Press Releases

Republic Services Teamsters End Strike Over Company’s Unfair Labor Practices

(Memphis, TN) –Sanitation workers at Republic Services/Allied Waste in the greater Memphis area returned to work today. Nearly 200 drivers and helpers had been on strike since Monday, Jan. 28, in protest of numerous unfair labor practices by Republic/Allied [NYSE: RSG].

The unfair labor practices by Republic/Allied Waste include withholding contractually-obligated safety bonuses, disallowing workers from putting safety gear on at work, and ending the practice of allowing workers to bid on family vacation time. The workers are also working under an expired contract, and there are several issues the company has so far failed to address in negotiations.

The striking sanitation workers are represented by Teamsters Local 984 in Memphis. At a news conference yesterday, Aaron Belk, a representative of Local 984, discussed what caused the strike and what must happen next.

“Our members are returning to work because our community is counting on them. Republic Services is based in Arizona, but we live here,” Belk said. “The company better start respecting this community, and it can start by respecting the men and women who work here. This short strike was a wake-up call to Republic that it must stop breaking the law and start treating its workers and our communities fairly.”

Corey Hayes, a container delivery driver at Republic Services, addressed the press conference.

“This is dangerous work,” Hayes said. “We have an important duty to protect everyone from the dangerous things we come across every day. We take this responsibility very seriously and we receive bonuses under our contract for being safe. After breaking the law in other ways many times over the past few months, last week this company chose to cheat us out of our safety bonuses. We decided we’d had enough of their bullying, so we went on strike.”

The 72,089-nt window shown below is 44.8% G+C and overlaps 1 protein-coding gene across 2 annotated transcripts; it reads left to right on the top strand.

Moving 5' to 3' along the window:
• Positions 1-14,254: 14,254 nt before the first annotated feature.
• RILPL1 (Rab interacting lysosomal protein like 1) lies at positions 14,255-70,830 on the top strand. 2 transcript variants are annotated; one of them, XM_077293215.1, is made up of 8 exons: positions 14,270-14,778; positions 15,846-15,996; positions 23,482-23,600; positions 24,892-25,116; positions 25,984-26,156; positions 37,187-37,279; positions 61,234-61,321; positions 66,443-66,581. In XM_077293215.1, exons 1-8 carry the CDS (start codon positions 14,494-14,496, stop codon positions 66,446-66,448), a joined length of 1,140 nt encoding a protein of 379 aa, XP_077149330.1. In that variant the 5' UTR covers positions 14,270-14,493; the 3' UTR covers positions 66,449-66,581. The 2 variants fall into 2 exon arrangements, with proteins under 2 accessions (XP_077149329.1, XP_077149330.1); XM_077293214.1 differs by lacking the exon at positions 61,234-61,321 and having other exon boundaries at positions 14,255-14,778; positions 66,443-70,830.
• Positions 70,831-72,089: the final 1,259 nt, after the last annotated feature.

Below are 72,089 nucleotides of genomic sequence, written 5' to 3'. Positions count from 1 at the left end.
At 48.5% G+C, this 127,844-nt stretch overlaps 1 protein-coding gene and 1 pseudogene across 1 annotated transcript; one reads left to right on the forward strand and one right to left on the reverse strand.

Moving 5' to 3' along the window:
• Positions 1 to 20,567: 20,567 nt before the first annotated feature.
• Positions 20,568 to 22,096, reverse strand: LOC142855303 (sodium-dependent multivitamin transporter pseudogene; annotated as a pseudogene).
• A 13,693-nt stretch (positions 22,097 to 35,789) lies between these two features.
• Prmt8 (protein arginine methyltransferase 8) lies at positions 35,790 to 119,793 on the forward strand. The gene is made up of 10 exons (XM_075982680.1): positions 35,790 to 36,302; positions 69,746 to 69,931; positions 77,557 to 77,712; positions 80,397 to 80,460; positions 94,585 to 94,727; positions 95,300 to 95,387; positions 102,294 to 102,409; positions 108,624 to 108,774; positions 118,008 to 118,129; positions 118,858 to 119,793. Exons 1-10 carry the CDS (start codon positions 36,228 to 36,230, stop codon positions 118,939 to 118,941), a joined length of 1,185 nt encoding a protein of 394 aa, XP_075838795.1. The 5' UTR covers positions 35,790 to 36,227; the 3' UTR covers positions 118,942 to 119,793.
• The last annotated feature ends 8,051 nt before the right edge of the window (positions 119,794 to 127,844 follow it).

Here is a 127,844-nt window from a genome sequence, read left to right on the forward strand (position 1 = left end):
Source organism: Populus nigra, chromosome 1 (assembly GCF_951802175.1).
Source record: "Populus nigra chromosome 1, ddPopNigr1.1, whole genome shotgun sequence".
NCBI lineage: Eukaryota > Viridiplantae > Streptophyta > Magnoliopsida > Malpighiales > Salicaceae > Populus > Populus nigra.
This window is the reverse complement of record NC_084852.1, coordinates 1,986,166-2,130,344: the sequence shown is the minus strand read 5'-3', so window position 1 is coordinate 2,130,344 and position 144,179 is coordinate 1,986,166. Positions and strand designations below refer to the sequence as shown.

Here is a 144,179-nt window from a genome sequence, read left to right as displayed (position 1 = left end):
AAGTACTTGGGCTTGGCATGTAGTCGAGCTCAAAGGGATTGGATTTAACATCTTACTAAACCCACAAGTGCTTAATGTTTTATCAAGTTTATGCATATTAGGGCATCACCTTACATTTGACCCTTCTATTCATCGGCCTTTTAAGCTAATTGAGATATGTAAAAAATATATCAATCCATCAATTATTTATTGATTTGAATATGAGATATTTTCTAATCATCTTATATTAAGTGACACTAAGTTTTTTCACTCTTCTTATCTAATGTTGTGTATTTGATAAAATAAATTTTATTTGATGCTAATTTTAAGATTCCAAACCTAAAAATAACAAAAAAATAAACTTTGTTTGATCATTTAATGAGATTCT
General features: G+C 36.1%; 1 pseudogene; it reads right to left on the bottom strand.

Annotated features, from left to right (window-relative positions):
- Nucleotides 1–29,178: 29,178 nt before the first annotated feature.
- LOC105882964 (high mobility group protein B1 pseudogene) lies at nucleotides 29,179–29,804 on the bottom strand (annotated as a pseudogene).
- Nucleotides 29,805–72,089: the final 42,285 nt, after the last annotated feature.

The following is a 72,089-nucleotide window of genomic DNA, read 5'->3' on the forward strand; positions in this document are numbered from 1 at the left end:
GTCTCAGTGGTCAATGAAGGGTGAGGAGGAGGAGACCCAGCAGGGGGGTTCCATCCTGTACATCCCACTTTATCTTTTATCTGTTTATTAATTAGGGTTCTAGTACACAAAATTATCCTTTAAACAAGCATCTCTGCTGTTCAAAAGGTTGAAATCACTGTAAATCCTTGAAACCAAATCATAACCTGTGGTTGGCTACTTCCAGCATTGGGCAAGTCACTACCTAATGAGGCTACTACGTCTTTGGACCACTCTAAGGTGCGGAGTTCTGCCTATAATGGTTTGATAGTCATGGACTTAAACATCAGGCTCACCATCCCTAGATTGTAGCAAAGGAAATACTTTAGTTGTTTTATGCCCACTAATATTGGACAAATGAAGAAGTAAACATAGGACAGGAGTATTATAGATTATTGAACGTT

Hayes said the company’s comments regarding the strike were outrageous.

“Republic told the media that the strike was unnecessary because it had the checks waiting for us if we had gone to work on Monday morning,” Hayes said. “We were picketing 20 feet away from their office for three days – why didn’t the managers just come outside and give us our checks? They forced us into the streets and kept the people in this community from getting their garbage picked up because they didn’t want to walk 20 feet? ”

Joseph Wyatt, another Republic worker, also spoke at yesterday's press conference.

“Republic/Allied Waste violated the law and needs to rectify the outstanding violations immediately,” Wyatt said. “We’re asking them to stop breaking the law, and to treat us like human beings – employees – instead of slaves."

Republic’s attacks on its workers have increased in the last year. In May 2012, the company locked out 80 members of Teamsters Local 215 in Evansville, Ind. for six weeks. Out-of-town replacement drivers damaged people’s homes, vehicles and even power lines during the lockout.

Last March, the company walked away from a ratified contract with Teamsters Local 991 in Mobile, Ala. Local 991 members were forced to strike to protest the company’s illegal behavior and finally secure a contract. Workers in four other cities across the country honored their picket lines before the company came to its senses a little over a week later. During the lockout in Evansville, workers in five cities honored picket lines before the lockout was ended.

Republic/Allied Waste’s total revenues were more than $8.2 billion in 2011, with profits of more than $589 million. Microsoft co-founder Bill Gates is the primary shareholder at Republic Services. Gates, whose personal assets total $66 billion, owns approximately $2.4 billion worth of Republic stock, or 25 percent of the total worth of the company. Gates’ investment officer Michael Larson sits on the Republic Services board of directors.

Sanitation work is the fourth-most dangerous job in America. In May 2012, the same month Republic locked out its workers in Evansville, the company approved a death and disability benefit for its CEO valued at more than $23 million.